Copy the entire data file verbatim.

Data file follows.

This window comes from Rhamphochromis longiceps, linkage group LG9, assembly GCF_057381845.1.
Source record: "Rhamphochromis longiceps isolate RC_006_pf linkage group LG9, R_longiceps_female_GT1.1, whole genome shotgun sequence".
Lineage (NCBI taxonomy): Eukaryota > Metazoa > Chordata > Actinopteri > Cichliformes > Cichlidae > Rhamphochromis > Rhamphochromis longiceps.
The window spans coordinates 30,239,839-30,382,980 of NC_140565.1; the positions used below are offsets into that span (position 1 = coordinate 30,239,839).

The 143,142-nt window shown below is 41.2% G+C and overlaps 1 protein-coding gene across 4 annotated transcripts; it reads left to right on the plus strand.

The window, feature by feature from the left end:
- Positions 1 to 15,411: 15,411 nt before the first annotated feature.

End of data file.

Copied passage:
This window comes from Rhamphochromis longiceps, linkage group LG9, assembly GCF_057381845.1.
Source record: "Rhamphochromis longiceps isolate RC_006_pf linkage group LG9, R_longiceps_female_GT1.1, whole genome shotgun sequence".
Lineage (NCBI taxonomy): Eukaryota > Metazoa > Chordata > Actinopteri > Cichliformes > Cichlidae > Rhamphochromis > Rhamphochromis longiceps.
The window spans coordinates 30,239,839-30,382,980 of NC_140565.1; the positions used below are offsets into that span (position 1 = coordinate 30,239,839).

The 143,142-nt window shown below is 41.2% G+C and overlaps 1 protein-coding gene across 4 annotated transcripts; it reads left to right on the plus strand.

The window, feature by feature from the left end:
- Positions 1 to 15,411: 15,411 nt before the first annotated feature.